Festival Permit Changes
Published 4:47 pm Thursday, February 2, 2012
CUMBERLAND – County Planning Commission members moved on with reviewing proposed amendments to Cumberland's Code related to festivals and special events during the Commission's meeting last month.
Cumberland's planners went to work on in January, reviewing and recommending, after holding its own public hearing, that the proposed changes move forward to the Board of Supervisors for consideration and a public hearing at its next meeting.
According to Bret Schardein, county planning director, Cumberland's current practice of classifying all events as the same and permitting them all through individual festival permits gives the County “very little ability to ensure the events are run in a safe and clean manner and that they do not detract from neighboring properties.”
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The current proposal up for final adoption by County Supervisors would give greater detail to the type, frequency and intensity of events, classify them in different categories and restructure how they are permitted-either by approved festival permits, as a by-right activity, or by Planning Commission and Board of Supervisors approved conditional use permits.
The new proposal would create two types of festivals-a major and minor festival, which would entail different permitting factors and there would also be two different types of events detailed in the zoning ordinance-a special event and a special recreational event.
Cumberland's County Attorney, Howard Estes, walked the Commission members through the amendments proposed and how they would affect those wishing to apply for permits in the future.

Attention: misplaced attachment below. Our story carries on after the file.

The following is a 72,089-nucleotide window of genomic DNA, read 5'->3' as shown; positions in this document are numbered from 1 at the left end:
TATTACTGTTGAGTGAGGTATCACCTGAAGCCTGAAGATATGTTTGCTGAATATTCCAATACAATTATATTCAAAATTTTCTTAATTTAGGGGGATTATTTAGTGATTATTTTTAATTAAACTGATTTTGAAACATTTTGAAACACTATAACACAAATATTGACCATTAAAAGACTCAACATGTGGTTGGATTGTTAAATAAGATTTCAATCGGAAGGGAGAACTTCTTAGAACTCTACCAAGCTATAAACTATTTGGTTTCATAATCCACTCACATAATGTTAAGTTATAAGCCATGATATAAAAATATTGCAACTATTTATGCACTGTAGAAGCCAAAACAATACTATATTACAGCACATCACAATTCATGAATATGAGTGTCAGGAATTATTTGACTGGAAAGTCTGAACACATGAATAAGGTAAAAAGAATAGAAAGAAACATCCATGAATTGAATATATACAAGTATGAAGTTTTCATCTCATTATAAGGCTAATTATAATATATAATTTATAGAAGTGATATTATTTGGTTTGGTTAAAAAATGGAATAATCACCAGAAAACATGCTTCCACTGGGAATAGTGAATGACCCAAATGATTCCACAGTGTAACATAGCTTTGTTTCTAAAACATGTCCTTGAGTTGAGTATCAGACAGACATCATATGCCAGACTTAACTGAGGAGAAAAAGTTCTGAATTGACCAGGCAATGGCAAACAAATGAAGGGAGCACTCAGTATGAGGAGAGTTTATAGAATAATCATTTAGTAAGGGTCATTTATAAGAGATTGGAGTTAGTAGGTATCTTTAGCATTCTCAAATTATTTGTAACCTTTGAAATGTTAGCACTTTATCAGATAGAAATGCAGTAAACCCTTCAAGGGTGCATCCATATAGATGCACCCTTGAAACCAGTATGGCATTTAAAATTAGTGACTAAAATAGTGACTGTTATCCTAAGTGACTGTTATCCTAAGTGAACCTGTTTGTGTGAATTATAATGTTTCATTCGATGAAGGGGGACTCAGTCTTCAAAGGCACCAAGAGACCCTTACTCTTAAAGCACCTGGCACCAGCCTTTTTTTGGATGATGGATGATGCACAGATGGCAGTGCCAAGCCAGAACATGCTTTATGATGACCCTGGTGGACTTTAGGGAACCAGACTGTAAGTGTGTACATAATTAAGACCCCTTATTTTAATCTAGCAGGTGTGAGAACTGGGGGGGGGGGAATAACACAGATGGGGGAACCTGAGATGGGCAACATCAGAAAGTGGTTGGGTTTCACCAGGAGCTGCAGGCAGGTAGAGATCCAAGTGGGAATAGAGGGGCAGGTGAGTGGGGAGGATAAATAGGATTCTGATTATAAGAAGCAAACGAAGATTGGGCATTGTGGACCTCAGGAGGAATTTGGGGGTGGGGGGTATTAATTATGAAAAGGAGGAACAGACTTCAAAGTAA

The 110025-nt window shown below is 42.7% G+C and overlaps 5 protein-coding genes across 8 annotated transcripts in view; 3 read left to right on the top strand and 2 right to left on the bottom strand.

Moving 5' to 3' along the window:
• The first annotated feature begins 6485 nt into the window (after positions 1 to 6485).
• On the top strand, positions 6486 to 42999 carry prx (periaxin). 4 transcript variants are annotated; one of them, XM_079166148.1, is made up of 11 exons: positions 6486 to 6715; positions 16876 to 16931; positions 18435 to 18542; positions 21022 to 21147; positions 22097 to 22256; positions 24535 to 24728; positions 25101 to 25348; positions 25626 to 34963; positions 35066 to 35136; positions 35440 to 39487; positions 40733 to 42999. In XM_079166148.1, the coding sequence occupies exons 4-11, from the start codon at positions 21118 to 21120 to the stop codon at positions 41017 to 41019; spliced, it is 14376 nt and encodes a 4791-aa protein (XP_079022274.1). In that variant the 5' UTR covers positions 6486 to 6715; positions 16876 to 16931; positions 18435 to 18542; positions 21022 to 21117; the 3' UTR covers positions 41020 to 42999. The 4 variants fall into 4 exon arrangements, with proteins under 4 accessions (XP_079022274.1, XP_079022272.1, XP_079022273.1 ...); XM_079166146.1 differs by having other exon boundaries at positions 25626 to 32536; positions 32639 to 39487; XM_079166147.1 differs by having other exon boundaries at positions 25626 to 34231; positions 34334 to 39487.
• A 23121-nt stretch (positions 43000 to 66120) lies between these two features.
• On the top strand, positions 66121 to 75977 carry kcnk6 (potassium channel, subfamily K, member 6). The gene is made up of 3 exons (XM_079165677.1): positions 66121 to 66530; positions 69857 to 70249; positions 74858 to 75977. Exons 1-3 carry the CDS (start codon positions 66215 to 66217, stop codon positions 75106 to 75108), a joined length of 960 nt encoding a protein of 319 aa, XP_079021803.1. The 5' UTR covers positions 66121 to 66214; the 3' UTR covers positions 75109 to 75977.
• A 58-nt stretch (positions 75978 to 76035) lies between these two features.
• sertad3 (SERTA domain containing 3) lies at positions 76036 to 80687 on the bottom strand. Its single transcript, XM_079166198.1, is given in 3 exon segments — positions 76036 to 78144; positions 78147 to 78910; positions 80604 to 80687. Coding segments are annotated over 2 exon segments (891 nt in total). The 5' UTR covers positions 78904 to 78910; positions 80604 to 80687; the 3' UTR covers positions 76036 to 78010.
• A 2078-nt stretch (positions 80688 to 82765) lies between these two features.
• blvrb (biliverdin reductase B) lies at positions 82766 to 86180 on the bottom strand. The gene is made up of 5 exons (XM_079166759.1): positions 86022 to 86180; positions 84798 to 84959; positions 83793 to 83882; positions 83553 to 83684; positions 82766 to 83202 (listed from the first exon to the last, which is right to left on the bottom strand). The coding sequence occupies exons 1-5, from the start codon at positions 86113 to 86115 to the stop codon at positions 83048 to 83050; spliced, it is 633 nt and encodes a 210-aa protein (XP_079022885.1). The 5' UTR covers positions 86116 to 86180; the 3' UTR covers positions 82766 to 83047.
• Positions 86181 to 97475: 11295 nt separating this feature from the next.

The proposed amendments define that a major festival permit would be applied for if an event or gathering, with more than 150 people expected to be in attendance, is held more than two times a year and is sponsored by a non-profit organization or if the event is held once a year over two consecutive or less consecutive days.
According to Estes, major festivals are those that are held outside a building or held in a temporary or portable structure on open land or space, that is not associated with a building or established facility, on private or public property or public right-of-way.
“The two issues we have are public safety and sanitation,” offered Estes about the distinctions related to overnight events. “The moment you introduce an overnight component to a festival, whether it is storage of equipment for staffers or tents and the like, …you would want to have that extra for approval of those issues.”
The major festival permits would still have to go to the Board of Supervisors for approval.
“If there is something that we missed or something that is a little different it would go to the Board of Supervisors for approval by default as a major festival,” added Estes after a question was raised by Irene Wyatt about events that wouldn't completely fit into these provided guidelines.
Major festivals can include concerts, music festivals, stage shows, fairs, carnivals, exhibits, displays, sports events, automobile or animal races, competitions, and off-road vehicle events.
“There is a new process for minor festivals,” Estes noted to the Commission.
A minor festival, Estes said, is defined as an event or gathering if more than 150 people are expected to be in attendance at any one point in time for one day.
Minor festivals would also be limited to two times per year or less if sponsored by a non-profit organization and to one time per year otherwise.
“These would be permits like for the parade,” he added. “…It can be approved at the staff level rather than having to go to the Board of Supervisors. If somebody is having a special event at a non-profit organization or the school they would be able to process it at the staff level rather than have to wait for it at the Board level. Those are the two pieces of the festival ordinance.”